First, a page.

WPL anthems: A layered and new expression of feminine energy

Hamsini Shivakumar, the Founder of Leapfrog Strategy Consulting, highlights crucial insights from WPL anthems. Throwing light on the insights from the WPL anthems, she emphasises the need for brands to move beyond the cliche representation of women and to recognise the role of ‘women win’ as a collective

Hamsini Shivakumar
New Update
WPL anthems

Delhi: WPL has taken off in a significant way and has exceeded expectations in terms of viewing audiences as well as monies collected, and auctioned for.  It has provided not a mere boost but a mega-boost to women’s cricket, taking it from a status of languishing in the margins to centre stage.

As a cultural analyst, what’s more interesting is the anthem videos that are part of the promotional content being put forward by the sponsors/organisers of WPL.  

These anthem videos celebrate a specific vision of femininity and womanhood and seek to put that forward as an inspiration to millions of young women across the length and breadth of India.

Being anthem videos, they integrate a vast array of signs and symbols as well as layered meanings.  And it is good fun to pick out the most interesting symbols as well as layers in the representations of women and cricket.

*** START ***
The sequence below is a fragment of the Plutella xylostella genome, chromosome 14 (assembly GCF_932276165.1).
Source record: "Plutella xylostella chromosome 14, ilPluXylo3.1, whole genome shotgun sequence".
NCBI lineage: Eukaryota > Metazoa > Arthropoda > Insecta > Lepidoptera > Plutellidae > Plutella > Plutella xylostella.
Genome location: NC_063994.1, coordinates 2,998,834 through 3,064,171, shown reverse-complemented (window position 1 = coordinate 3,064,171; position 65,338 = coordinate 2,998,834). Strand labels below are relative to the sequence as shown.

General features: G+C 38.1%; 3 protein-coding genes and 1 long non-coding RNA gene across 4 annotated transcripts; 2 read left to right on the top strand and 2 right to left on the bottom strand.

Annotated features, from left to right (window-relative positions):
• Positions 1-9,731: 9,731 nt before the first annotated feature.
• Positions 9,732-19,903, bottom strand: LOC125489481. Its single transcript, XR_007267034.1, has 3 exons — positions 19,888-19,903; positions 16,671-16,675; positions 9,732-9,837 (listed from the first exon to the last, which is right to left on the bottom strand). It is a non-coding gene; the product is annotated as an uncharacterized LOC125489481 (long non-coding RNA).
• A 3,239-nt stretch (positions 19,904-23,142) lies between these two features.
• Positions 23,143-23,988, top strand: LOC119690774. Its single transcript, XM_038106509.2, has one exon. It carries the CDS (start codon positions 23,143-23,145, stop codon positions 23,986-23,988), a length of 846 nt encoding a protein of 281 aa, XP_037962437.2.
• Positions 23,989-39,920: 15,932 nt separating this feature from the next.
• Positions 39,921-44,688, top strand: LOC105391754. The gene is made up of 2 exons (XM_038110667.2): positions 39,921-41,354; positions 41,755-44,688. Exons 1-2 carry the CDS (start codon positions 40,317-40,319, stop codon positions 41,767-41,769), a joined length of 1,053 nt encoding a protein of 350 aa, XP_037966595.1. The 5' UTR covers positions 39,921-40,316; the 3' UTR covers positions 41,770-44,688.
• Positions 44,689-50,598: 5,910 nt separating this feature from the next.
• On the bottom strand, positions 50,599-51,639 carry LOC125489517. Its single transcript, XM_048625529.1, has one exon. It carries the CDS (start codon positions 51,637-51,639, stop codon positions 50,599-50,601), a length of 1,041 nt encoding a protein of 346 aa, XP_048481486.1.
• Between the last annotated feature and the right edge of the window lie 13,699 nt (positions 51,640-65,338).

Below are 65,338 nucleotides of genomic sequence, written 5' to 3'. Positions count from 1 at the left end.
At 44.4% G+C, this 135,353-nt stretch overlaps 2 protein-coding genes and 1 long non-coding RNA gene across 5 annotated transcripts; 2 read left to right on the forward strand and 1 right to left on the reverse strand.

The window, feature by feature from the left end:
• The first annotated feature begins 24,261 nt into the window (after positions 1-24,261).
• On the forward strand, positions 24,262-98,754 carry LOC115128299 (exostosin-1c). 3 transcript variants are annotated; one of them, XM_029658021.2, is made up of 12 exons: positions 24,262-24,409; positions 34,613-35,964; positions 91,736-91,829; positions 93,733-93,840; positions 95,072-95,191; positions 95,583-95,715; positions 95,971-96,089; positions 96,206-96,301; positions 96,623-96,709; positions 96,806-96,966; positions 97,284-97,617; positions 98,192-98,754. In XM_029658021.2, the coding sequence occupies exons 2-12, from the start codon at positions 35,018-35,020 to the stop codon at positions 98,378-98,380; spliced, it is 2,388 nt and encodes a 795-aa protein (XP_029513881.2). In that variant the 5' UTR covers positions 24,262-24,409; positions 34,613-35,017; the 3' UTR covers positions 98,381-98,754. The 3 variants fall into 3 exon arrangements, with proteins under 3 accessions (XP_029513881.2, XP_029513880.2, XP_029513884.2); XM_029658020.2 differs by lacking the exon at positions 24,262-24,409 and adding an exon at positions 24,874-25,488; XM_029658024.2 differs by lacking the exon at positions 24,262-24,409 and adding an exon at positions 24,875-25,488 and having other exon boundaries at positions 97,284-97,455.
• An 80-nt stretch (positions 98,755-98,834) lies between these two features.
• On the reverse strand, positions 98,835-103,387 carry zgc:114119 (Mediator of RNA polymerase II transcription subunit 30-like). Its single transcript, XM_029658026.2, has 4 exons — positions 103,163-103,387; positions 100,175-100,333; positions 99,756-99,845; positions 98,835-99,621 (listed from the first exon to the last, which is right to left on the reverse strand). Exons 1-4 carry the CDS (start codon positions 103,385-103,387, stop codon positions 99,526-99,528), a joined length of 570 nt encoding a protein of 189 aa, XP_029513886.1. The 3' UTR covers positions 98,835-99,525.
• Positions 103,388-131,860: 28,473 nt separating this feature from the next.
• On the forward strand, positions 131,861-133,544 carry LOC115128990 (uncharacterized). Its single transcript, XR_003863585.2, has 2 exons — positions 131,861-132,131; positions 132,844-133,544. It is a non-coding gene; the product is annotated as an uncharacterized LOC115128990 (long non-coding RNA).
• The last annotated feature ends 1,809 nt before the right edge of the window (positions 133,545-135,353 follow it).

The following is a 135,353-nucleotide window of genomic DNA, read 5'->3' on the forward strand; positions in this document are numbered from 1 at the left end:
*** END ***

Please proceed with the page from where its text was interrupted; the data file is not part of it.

Cricket ka Queendom:


Yeh toh bas shuruat hai:



Har Zubaan par naam tera: 


Mumbai ki ladki aali re:


What’s common across all the videos is the Cricket imaginary - that of cricket as a game of the streets in India.  

It’s a game that belongs to the populace of India, it is played in every street and corner and playground. It is NOT an elite game played in clubs and closed-off environments. This idea of cricket rooted in men’s cricket is being extended to women’s cricket as well. Just as women have entered and conquered previously male bastions, reserved for men only, so too now with cricket. The vision is that soon the whole country will know the names of the WPL players, will identify them and cheer for them – har zubaan pe naam tera. Women can move from a space of anonymity, being unknown to becoming famous and beloved of all, through cricket. 

The radical inspiration is that young girls of the working class, who are controlled and bound in the name of women’s safety, for whom the streets represent danger and risk can conquer the streets and make it their own through the game of cricket. When young girls and women set out in groups to play cricket on the streets and playgrounds, their mothers, fathers, uncles, and aunties encourage and support their dreams rather than limit them in the name of safety and conventions.

The second aspect of the Cricket Imaginary is the tournament as the battlefield.  

Battlefields are filled with warriors exuding aggression, competitive energy and a winning attitude. The body is the sword and spear and energy is the force that wins. The women cricketers are every bit as uninhibitedly aggressive and competitive as male cricketers, with no space for shyness, shame and modesty.

The third aspect of the Cricket Imaginary is the IPL and its version of the 20-over format.